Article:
From the BBC:
Retail sales in Japan fell 4.4% in April, compared with the same period last year, as the effect of an increase in the country's sales tax began to be felt. Japan raised the tax from 5% to 8% on 1 April - the first hike in 17 years.
The country faces rising social welfare costs due to an ageing population and is trying to rein in public debt.
So that hopefully puts to rest this nonsense which the politicians bandy about, and which so many armchair economists trot out, that "The consumer pays the sales tax". The consumer only pays the tax if demand is price insenstive (tobacco, booze, petrol/diesel); the supplier pays the tax if supply is price insensitive (fixed supply, such as land, or fixed high overheads/low marginal costs).
Analysts said sales had dropped in part due to consumers rushing to make purchases ahead of the tax rise. That trend was evident in March, when sales surged 11% - the fastest pace of growth since March 1997.
Illustrating why it is a bad idea to announce changes to tax rates in advance.
UPDATE: Dinero says:
A lot of the time, where the word consumer is approriate, the consumer does pay the sales tax. It is often a very competitive market with items being sold close to the cost of production, and so VAT along with the cost of raw materials are included in what establishes the price.
Problem is, there is no evidence to support that and plenty of evidence to debunk it.
The UK ran the real life experiment of changing VAT from 17.5% to 15%, back to 17.5% and then up to 20% over consecutive years.
The ONS publishes separate retail price indices for the main categories of consumer spending, some VAT-able, some not. If you look at total selling prices for VAT-able and not VAT-able (inclusive of VAT, where appropriate), rather unsurprisingly, overall inflation, from the point of view of the consumer was exactly the same for each.
If Dinero's theory held water, then RPI for VAT-able supplies would have been 2.5% lower than for not VAT-able in the first year and then 2.5% higher in the two subsequent years.
... if a bar of chocolate is being sold in a supermarket for 100p inclding 20p VAT and VAT is removed - what is the process that enables the price to stay at 100p?
Supermarket retail is very competitive and a retailer who left the price at 100p would be undercut by a competitor who would be removing the full 20p to attract the customers to himself.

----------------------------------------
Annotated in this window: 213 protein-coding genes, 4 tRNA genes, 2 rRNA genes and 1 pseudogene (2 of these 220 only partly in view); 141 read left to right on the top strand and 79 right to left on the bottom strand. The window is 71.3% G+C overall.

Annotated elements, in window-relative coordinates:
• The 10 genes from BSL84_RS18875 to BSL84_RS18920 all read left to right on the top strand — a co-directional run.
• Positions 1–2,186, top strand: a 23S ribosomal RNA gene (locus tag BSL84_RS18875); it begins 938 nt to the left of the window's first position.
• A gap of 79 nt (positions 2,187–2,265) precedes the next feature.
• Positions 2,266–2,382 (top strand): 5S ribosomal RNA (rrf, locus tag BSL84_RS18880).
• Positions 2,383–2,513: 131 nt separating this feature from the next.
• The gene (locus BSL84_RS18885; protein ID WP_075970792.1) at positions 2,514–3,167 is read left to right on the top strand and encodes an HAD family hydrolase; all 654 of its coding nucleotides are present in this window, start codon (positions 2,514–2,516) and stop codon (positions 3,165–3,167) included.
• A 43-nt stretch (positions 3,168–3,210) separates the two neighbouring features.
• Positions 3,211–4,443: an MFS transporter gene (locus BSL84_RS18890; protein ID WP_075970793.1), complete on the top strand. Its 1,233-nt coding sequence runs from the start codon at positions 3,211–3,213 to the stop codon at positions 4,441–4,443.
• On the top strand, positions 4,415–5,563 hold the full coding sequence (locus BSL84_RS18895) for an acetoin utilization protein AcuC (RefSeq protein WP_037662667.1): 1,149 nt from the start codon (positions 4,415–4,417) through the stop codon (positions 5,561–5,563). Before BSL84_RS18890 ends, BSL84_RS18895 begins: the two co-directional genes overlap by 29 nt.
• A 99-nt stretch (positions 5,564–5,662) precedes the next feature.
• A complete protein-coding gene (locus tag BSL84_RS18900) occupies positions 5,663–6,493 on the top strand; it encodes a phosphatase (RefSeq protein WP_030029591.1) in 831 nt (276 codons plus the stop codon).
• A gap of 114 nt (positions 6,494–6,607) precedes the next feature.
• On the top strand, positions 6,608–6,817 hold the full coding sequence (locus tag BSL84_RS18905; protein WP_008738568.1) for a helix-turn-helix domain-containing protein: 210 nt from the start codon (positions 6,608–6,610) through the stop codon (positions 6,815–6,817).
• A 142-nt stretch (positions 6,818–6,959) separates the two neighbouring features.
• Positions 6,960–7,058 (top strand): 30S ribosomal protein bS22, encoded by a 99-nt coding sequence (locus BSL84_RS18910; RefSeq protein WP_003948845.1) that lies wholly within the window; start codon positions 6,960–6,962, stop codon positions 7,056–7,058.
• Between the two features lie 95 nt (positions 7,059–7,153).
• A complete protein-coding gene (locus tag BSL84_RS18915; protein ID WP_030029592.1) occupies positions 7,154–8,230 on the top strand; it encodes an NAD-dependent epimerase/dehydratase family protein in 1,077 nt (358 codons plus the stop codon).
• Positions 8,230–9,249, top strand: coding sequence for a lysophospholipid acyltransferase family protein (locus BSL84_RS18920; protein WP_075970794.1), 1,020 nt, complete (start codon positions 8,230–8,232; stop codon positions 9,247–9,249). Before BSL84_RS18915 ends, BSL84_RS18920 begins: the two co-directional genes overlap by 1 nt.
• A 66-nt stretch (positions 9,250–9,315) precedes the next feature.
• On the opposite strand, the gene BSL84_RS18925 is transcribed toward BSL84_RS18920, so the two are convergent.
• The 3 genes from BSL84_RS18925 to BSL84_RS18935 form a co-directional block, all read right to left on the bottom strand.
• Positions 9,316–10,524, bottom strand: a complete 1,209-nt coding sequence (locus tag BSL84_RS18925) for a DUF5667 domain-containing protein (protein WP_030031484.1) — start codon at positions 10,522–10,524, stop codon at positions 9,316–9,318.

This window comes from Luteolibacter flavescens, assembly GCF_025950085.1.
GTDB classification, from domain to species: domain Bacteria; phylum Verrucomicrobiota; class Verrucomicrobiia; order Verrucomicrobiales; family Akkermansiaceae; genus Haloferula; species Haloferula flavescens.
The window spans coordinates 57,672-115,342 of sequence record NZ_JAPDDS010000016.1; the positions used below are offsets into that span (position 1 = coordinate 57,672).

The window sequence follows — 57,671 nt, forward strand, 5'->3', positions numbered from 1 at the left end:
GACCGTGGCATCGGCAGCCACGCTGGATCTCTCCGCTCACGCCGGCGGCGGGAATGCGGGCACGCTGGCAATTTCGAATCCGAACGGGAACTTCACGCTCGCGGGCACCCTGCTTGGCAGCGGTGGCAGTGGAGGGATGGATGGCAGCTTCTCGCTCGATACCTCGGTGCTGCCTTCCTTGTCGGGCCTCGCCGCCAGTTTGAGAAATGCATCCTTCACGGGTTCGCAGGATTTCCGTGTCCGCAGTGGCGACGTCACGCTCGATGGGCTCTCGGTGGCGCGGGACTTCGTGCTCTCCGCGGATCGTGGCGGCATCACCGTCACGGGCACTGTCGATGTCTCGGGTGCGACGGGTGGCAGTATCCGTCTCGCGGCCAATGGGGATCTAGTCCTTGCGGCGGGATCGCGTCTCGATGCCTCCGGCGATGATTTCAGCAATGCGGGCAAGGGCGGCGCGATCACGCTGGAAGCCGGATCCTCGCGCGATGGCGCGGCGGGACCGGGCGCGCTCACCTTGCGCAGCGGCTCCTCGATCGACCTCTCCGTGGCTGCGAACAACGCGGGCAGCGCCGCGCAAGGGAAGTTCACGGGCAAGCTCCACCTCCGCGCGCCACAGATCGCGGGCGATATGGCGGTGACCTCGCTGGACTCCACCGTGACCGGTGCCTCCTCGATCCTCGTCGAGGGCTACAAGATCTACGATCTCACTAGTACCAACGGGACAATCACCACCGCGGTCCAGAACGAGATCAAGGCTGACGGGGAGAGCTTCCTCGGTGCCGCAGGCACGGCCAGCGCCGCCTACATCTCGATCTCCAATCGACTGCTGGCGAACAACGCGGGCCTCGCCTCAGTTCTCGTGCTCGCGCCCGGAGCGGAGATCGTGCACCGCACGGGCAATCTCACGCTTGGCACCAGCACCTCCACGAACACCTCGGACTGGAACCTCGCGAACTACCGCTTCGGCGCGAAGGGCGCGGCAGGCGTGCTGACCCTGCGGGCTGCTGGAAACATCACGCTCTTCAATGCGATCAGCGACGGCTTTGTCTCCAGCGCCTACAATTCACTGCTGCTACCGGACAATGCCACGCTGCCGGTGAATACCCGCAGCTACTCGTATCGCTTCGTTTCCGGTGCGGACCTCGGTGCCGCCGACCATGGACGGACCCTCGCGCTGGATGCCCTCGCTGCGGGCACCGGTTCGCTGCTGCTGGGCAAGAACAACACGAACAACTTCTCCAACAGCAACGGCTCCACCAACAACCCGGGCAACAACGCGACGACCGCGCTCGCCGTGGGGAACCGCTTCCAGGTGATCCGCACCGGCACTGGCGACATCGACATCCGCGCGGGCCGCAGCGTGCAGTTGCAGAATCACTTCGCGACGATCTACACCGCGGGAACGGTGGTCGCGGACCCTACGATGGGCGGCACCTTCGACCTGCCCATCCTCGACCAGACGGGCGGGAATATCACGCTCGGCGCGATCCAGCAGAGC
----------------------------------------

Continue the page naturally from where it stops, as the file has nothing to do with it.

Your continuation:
That's all supposition. I do facts. Then I try and discern patterns and only then do I try and work out the logic. Charles Darwin knew bugger all about DNA and molecular biology, but he accepted and refined the theory of evolution.
1. I did some more number crunching looking at Tesco's gross margins during the period of VAT changes and their gross margin went up (or down) by about two-thirds of the VAT reduction (or increase).
2. During the recession, the EU graciously allowed a couple of Member States to experiment with VAT cuts in labour-intensive businesses. Sweden did quite a significant VAT cut for restaurants and pubs (from 25% to 12%). Menu prices only went down slightly; what happened was a huge increase in custom and hence employment.
3. Although supermarkets are competitive inter se, they act as a cartel to the outside world and have already set prices at the profit/revenue maximising level. If they can get away with making an extra 20p profit per chocolate bar, why would they give it away again?
4. Every penny they reduce the price is 5% off their extra net profits; would people eat 6% more chocolate if a bar costs 99p instead of £1? Would people eat more than twice as much chocolate if the price were 90p instead of £1?
5. Look at the whole supply chain; manufacturers are geared up to a certain level of output; supermarkets only have so much shelf-space etc. Even if their pricing guru tells them that they could sell more than twice as much chocolate if they cut the price to 90p, it simply physically can't happen. So supply is fairly fixed; suggesting that the tax is borne by suppliers.
Thursday, 29 May 2014
From the BBC:
My latest blogpost: VAT is borne by the supplier, part 94: Japan.Tweet this! Posted by Mark Wadsworth at 10:19